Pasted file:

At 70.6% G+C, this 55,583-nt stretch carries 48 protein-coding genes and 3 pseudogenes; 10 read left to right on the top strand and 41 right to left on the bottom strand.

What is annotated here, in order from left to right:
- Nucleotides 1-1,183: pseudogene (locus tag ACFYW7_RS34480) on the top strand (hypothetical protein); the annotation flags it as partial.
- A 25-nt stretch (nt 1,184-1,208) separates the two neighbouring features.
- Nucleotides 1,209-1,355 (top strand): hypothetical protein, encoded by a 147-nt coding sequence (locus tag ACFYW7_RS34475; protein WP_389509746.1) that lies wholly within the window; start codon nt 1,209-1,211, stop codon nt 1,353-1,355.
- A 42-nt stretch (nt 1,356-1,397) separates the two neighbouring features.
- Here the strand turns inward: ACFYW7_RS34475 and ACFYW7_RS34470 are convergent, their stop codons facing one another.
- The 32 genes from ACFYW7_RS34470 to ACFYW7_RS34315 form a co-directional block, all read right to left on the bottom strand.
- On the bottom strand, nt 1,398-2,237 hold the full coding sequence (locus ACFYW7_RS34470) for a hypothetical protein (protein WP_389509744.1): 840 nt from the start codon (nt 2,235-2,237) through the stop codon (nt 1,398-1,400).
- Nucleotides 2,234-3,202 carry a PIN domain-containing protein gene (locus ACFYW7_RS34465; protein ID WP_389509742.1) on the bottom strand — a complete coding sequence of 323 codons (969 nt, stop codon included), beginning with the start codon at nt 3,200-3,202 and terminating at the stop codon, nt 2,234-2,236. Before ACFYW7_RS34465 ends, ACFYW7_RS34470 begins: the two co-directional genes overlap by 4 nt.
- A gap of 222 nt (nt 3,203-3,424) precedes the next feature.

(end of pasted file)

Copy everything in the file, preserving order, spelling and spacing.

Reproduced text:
At 70.6% G+C, this 55,583-nt stretch carries 48 protein-coding genes and 3 pseudogenes; 10 read left to right on the top strand and 41 right to left on the bottom strand.

What is annotated here, in order from left to right:
- Nucleotides 1-1,183: pseudogene (locus tag ACFYW7_RS34480) on the top strand (hypothetical protein); the annotation flags it as partial.
- A 25-nt stretch (nt 1,184-1,208) separates the two neighbouring features.
- Nucleotides 1,209-1,355 (top strand): hypothetical protein, encoded by a 147-nt coding sequence (locus tag ACFYW7_RS34475; protein WP_389509746.1) that lies wholly within the window; start codon nt 1,209-1,211, stop codon nt 1,353-1,355.
- A 42-nt stretch (nt 1,356-1,397) separates the two neighbouring features.
- Here the strand turns inward: ACFYW7_RS34475 and ACFYW7_RS34470 are convergent, their stop codons facing one another.
- The 32 genes from ACFYW7_RS34470 to ACFYW7_RS34315 form a co-directional block, all read right to left on the bottom strand.
- On the bottom strand, nt 1,398-2,237 hold the full coding sequence (locus ACFYW7_RS34470) for a hypothetical protein (protein WP_389509744.1): 840 nt from the start codon (nt 2,235-2,237) through the stop codon (nt 1,398-1,400).
- Nucleotides 2,234-3,202 carry a PIN domain-containing protein gene (locus ACFYW7_RS34465; protein ID WP_389509742.1) on the bottom strand — a complete coding sequence of 323 codons (969 nt, stop codon included), beginning with the start codon at nt 3,200-3,202 and terminating at the stop codon, nt 2,234-2,236. Before ACFYW7_RS34465 ends, ACFYW7_RS34470 begins: the two co-directional genes overlap by 4 nt.
- A gap of 222 nt (nt 3,203-3,424) precedes the next feature.